Buffalo Police

Charges Dropped for Officers Seen Shoving Buffalo Protester

A grand jury declined to indict Buffalo Officers Robert McCabe and Aaron Torgalski on felony assault charges

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Criminal charges have been dropped against two police officers seen on video last spring shoving a 75-year-old protester to the ground in Buffalo, New York, prosecutors said Thursday.

A grand jury declined to indict Buffalo Officers Robert McCabe and Aaron Torgalski on felony assault charges, Erie County District Attorney John Flynn said, ending a matter that drew national attention at the height of protests over the police killing of George Floyd.

Messages seeking comment were left with lawyers representing the officers. A message was also left for the man who was pushed to the ground, longtime activist Martin Gugino.

The entire Emergency Response Team in Buffalo, N.Y., resigned in protest after New York Gov. Andrew Cuomo condemned Buffalo police for pushing and injuring an elderly protester, saying, “It's just fundamentally offensive and frightening.” The protester, 75-year-old Martin Gugino, was taken to the hospital on Thursday evening after sustaining a head wound and possible concussion.

John Evans, president of the Buffalo Police Benevolent Association, told The Buffalo News: “Obviously, we are ecstatic with their decision. These officers have been put through hell and I look forward to seeing them back on the job.”

Flynn, echoing earlier statements, said he didn't necessarily feel that altercation rose to the level of a felony but that state law required prosecutors to bring such a charge when a victim is at least 65 and the suspected perpetrators are at least 10 years younger.

Addressing criticism that he slow-played or “sandbagged” the case, Flynn said prosecutors made a thorough presentation to the grand jury but, citing secrecy rules, said he couldn’t discuss what witnesses were called or what evidence was presented. The grand jury heard the case on a delayed basis because of coronavirus-related court closures, he said.

Flynn said throughout the investigation, video of the shove remained the primary evidence.

In 2006, Cariol Horne, a police officer from Buffalo, N.Y., intervened when a fellow police officer put a handcuffed suspect in a chokehold. Later, she was fired from her job and lost her pension. Today, she’s fighting for a law that will require other police officers to hold their fellow cops accountable for misconduct.

“This was not the J.F.K. assassination,” Flynn said. “This was not that complex of a case. The video that was taken speaks for itself.”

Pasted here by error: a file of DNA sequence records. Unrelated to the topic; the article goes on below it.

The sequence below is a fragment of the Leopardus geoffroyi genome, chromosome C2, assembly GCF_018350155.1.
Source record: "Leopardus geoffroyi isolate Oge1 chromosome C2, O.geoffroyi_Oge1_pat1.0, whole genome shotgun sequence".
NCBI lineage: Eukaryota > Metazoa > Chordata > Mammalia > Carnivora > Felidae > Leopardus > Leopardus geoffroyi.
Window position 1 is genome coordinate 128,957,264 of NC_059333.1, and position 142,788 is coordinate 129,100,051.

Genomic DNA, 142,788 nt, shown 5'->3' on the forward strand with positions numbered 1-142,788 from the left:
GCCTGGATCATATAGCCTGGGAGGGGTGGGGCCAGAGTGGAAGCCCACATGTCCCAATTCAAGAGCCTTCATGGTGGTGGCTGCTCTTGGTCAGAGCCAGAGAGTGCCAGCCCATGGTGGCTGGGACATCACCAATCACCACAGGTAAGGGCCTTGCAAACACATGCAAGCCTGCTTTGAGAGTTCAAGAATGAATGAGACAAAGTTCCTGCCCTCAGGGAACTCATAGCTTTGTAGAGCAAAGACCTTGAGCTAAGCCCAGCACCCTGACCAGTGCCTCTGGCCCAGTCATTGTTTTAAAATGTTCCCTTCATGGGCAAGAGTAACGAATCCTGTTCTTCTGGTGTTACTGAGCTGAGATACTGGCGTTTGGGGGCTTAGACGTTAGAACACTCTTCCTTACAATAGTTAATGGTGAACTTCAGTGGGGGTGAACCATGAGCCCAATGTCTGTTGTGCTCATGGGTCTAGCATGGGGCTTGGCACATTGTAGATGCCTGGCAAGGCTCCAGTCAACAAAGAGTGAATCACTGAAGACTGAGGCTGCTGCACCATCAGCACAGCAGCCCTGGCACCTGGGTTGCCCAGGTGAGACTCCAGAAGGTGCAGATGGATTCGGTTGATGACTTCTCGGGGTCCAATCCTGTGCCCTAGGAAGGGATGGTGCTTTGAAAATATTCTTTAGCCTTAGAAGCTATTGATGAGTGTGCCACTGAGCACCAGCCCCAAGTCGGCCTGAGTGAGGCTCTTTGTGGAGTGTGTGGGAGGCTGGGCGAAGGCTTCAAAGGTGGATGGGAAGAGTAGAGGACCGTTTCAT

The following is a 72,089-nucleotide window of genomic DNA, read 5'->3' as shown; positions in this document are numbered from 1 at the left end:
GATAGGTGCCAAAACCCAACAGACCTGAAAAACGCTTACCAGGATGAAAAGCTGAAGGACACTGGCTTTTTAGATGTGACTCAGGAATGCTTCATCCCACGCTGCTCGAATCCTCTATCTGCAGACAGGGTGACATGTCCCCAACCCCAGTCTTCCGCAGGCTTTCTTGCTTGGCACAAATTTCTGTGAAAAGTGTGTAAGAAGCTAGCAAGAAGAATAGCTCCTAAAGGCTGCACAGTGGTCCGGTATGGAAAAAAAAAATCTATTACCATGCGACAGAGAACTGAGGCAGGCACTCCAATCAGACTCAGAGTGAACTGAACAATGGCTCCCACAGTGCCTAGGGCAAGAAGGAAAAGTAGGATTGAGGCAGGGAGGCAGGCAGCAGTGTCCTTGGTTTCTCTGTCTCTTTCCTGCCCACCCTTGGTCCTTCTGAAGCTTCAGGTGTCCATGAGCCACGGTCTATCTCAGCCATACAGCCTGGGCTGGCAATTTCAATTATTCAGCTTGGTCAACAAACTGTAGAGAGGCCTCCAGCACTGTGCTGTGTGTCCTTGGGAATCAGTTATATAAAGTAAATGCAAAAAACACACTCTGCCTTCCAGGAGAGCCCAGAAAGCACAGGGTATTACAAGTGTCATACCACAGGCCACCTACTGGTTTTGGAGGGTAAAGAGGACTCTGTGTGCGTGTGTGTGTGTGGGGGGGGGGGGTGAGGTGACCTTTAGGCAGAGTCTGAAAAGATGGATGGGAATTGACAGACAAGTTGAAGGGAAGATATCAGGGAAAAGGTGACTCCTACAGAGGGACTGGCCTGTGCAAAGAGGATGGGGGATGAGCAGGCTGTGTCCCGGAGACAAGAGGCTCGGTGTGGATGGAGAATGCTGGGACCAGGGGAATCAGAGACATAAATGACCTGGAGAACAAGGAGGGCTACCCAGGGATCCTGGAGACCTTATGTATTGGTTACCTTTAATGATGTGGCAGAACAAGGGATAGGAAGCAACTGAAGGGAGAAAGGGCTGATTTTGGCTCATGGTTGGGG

A news crew covering protests in downtown Buffalo last June over Floyd's death in Minneapolis captured video of the officers shoving Gugino to the ground in front of city hall as crowd control officers in riot gear cleared demonstrators from the area for an 8 p.m. curfew.

Gugino, pushed backward, started bleeding after hitting his head on the pavement and spent about a month in the hospital with a fractured skull and brain injury.

McCabe and Torgalski were suspended without pay and arrested within days. They pleaded not guilty and were released without bail pending further developments. Flynn said at a news conference Thursday that national attention on the case had no influence on his decision to charge the officers right away.

“All I need is probable cause for an arrest,” Flynn said. “When I go to trial, though, I need beyond a reasonable doubt. At this point right now, it's 50/50 in my mind as to whether or not it was intentional or reckless. If it's 50/50, that's not beyond a reasonable doubt. That analysis factors into my mind, but I can't articulate to you what was going on in (grand jurors') minds.”

The Buffalo News reported that the Buffalo Police Department will begin an internal affairs investigation, a development that had been on hold because of the criminal case. A message seeking comment was left with a police spokesperson.

In the wake of the officers' suspensions, nearly 60 other members of the department's crowd control unit said they would no longer serve on the unit, effectively shutting it down.

The city responded by replacing the Emergency Response Team with a Public Protection Unit designed to work with groups seeking to peacefully protest. Other reforms in the wake of the protests included halting arrests for low-level, non-violent offenses like marijuana possession and making it easier for the public to view police body camera video.

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